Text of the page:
The Minnesota Department of Public Safety's State Fire Marshal Division, SFMD, and Minnesota firefighters are bracing for an uptick in fireworks injuries and property damage as people put on their own fireworks celebrations following the cancellation of many public shows due to COVID-19.
Minnesota State Fire Marshal Jim Smith is asking Minnesotans to find safe and creative alternatives for celebrating Independence Day to prevent injuries and help reduce the strain on first responders and emergency rooms.
“The past few months have been stressful for us all and we know people want to celebrate the Fourth of July. But fireworks are dangerous and unpredictable. We need Minnesotans to be safe, not sorry. Let’s not place further burdens on first responders and emergency room staff still working tirelessly to deal with COVID-19.”
Flying or exploding fireworks are illegal in Minnesota, but legal fireworks like sparklers — which can burn at up to 1,200 degrees — can be just as dangerous and cause injury.
“When adults put fun before safety, kids end up getting hurt,” Smith said. “Fireworks can cause devastating injuries in an instant.”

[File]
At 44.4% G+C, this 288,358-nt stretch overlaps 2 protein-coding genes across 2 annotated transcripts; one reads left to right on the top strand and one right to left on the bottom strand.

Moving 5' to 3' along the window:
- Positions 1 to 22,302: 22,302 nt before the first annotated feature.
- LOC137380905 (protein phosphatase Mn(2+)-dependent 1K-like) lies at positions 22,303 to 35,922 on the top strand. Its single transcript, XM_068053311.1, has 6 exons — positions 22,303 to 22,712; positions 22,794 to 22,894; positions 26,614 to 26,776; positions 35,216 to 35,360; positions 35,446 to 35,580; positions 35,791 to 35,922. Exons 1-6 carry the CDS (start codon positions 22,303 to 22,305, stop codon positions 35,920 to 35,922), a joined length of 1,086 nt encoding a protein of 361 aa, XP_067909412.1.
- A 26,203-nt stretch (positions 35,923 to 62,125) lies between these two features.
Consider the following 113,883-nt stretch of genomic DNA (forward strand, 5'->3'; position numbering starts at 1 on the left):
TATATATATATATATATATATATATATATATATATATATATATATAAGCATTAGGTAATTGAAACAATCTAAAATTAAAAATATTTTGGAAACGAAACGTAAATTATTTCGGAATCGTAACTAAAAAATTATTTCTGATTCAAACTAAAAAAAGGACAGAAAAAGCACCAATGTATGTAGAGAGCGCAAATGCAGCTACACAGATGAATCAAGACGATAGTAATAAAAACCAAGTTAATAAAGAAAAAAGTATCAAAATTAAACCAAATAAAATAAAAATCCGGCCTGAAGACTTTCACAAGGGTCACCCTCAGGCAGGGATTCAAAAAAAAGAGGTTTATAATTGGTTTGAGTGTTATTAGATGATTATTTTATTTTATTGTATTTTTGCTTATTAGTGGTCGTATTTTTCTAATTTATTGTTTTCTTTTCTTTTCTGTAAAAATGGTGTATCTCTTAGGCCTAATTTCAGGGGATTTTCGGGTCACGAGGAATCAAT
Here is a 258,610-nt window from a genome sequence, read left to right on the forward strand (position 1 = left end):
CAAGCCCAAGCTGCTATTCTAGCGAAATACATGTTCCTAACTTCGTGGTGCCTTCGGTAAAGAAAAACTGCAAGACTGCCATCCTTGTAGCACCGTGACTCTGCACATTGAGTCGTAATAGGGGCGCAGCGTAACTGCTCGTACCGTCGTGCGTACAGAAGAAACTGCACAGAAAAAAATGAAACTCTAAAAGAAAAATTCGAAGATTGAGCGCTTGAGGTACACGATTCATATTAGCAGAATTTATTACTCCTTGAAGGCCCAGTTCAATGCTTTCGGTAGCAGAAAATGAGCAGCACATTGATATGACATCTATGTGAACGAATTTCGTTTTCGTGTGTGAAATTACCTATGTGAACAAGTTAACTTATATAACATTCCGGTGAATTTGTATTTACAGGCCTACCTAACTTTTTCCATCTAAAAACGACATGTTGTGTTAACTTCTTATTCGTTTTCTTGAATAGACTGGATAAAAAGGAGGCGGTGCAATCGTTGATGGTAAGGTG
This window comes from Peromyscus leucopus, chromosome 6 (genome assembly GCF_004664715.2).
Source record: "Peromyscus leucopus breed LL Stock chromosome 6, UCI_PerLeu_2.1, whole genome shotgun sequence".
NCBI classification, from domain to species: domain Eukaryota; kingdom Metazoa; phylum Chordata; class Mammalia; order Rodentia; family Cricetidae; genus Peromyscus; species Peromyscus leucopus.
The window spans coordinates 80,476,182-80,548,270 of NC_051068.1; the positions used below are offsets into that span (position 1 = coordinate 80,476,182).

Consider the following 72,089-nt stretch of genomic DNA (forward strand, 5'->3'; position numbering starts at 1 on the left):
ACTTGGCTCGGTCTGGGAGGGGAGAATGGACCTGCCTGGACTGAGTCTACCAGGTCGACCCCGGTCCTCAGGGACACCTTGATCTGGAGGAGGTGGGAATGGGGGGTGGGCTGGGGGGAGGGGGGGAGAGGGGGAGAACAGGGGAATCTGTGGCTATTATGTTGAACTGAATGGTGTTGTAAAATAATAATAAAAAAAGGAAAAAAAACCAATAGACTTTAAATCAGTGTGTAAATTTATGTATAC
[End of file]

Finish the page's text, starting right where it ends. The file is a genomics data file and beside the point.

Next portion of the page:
Last year in Minnesota, 59 people ended up in hospitals with fireworks injuries — 43 percent of them age 19 and under. Kids age 9 and under accounted for 16 percent of fireworks injuries in 2019, many of which were caused by sparklers. The SFMD estimates many more injuries are likely unaccounted for because people treat them at home.
Hennepin Healthcare Burn Center Dr. Ryan Fey said fireworks can cause devastating injuries not only due to burns but also other traumatic injuries from explosive force.
“This can result in severe permanent disability ranging from loss of hands, eyes, or large wounds,” Fey said. “Without question, these are preventable injuries.”
Fire officials are also concerned about property damage. Fireworks caused $190,351 in damage to homes and other structures in Minnesota last June and July.
There are few safe and legal spots to use fireworks in densely populated urban areas. Remember, state law only permits fireworks to be used on private property — not streets, alleys, parks or school or government property.
Chalk one up
The SFMD is encouraging families to decorate their driveways and sidewalks with colorful chalk art as an alternative to lighting fireworks. The SFMD has shared some examples on Facebook, Twitter and Instagram.
Examples of legal fireworks:
- Wire or wood sparklers
- Smoke devices
- Snappers and drop-caps
Examples of illegal fireworks:
- Sky rockets
- Bottle rockets
- Roman candles
See the SFMD’s complete list of legal and illegal fireworks in Minnesota.